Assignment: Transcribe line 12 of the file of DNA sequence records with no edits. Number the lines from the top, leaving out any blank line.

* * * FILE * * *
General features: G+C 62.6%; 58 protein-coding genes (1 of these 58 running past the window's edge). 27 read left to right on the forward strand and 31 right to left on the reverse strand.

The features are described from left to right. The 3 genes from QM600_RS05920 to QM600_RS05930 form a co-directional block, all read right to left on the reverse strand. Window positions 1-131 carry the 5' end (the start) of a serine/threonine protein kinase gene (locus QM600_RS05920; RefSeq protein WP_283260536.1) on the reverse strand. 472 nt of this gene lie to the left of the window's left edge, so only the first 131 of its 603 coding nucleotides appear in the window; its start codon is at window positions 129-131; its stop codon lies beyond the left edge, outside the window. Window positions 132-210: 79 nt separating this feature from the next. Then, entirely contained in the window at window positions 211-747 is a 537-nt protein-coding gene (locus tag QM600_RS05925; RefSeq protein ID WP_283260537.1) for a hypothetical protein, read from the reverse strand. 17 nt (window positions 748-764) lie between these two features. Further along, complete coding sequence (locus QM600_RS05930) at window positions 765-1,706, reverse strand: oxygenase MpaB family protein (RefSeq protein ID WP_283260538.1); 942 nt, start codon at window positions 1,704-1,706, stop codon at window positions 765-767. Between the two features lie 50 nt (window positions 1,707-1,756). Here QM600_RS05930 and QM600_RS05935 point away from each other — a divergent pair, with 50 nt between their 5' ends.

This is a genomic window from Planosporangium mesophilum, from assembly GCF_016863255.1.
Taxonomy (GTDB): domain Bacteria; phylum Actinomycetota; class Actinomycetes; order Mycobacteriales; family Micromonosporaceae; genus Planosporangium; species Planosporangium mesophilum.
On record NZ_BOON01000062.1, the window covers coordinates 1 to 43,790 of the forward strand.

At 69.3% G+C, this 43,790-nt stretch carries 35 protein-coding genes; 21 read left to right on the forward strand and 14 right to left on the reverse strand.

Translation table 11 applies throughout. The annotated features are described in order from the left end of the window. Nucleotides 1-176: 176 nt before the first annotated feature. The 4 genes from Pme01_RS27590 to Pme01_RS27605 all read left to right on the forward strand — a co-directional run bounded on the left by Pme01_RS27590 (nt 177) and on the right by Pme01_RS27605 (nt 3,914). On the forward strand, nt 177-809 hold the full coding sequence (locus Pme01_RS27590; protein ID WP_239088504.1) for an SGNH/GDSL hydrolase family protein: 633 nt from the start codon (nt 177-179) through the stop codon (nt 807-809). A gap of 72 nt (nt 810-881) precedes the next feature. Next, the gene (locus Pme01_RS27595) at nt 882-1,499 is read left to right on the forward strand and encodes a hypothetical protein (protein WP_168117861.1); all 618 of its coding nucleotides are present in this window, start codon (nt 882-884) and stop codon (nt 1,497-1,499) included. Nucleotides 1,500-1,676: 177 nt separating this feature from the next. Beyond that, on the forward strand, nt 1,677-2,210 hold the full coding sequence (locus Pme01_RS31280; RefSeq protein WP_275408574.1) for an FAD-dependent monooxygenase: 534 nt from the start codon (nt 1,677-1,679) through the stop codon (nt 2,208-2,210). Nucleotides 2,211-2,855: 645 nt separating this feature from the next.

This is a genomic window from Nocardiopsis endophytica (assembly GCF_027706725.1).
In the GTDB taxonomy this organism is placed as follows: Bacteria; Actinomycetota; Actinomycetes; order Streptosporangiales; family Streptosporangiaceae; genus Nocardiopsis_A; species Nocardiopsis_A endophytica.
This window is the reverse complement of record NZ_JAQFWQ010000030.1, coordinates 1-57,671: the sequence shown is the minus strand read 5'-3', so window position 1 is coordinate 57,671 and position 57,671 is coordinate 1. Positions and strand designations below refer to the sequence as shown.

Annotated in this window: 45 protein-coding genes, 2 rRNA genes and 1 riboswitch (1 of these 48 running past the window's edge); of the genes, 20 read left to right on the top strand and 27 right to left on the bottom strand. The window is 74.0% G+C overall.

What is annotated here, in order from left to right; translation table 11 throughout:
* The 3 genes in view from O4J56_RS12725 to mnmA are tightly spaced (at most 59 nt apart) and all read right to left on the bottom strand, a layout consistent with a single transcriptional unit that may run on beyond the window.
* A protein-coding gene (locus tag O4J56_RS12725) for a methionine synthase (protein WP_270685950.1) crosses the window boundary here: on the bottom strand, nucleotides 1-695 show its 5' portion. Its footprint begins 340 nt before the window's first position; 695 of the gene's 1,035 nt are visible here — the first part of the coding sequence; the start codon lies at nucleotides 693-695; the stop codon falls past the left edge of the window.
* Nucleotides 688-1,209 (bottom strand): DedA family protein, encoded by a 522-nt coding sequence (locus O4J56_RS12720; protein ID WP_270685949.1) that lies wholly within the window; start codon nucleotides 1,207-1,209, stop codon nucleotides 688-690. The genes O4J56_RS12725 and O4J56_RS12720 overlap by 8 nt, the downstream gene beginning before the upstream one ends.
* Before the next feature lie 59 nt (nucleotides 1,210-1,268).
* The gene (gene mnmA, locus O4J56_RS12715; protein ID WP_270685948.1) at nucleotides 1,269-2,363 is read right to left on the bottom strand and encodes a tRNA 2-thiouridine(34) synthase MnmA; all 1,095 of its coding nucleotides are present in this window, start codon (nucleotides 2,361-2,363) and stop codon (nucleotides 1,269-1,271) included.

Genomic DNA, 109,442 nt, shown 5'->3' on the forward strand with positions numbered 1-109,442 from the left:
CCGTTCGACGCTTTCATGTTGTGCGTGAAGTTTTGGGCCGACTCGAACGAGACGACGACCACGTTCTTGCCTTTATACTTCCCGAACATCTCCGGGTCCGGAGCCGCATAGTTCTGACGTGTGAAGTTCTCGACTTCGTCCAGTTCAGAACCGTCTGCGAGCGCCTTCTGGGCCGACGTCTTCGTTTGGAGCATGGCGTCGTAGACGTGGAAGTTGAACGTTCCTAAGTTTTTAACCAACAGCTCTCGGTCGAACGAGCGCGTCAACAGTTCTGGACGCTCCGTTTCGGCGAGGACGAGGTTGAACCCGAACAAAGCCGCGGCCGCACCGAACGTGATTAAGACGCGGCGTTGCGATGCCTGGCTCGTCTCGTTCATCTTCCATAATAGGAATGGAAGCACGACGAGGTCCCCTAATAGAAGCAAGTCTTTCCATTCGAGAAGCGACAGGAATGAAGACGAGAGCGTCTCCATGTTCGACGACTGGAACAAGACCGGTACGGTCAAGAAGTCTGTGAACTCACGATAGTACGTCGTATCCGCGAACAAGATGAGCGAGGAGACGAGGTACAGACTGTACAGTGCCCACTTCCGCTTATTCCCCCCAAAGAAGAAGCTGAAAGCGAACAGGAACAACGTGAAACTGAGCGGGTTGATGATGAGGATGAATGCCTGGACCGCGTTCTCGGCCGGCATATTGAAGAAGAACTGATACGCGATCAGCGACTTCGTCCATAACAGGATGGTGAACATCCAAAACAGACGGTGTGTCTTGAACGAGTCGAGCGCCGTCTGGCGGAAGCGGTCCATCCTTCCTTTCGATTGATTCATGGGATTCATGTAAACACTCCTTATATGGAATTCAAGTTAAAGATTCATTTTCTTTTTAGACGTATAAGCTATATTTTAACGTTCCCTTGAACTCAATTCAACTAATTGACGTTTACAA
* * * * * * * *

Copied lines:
What is annotated here, in order from left to right; translation table 11 throughout: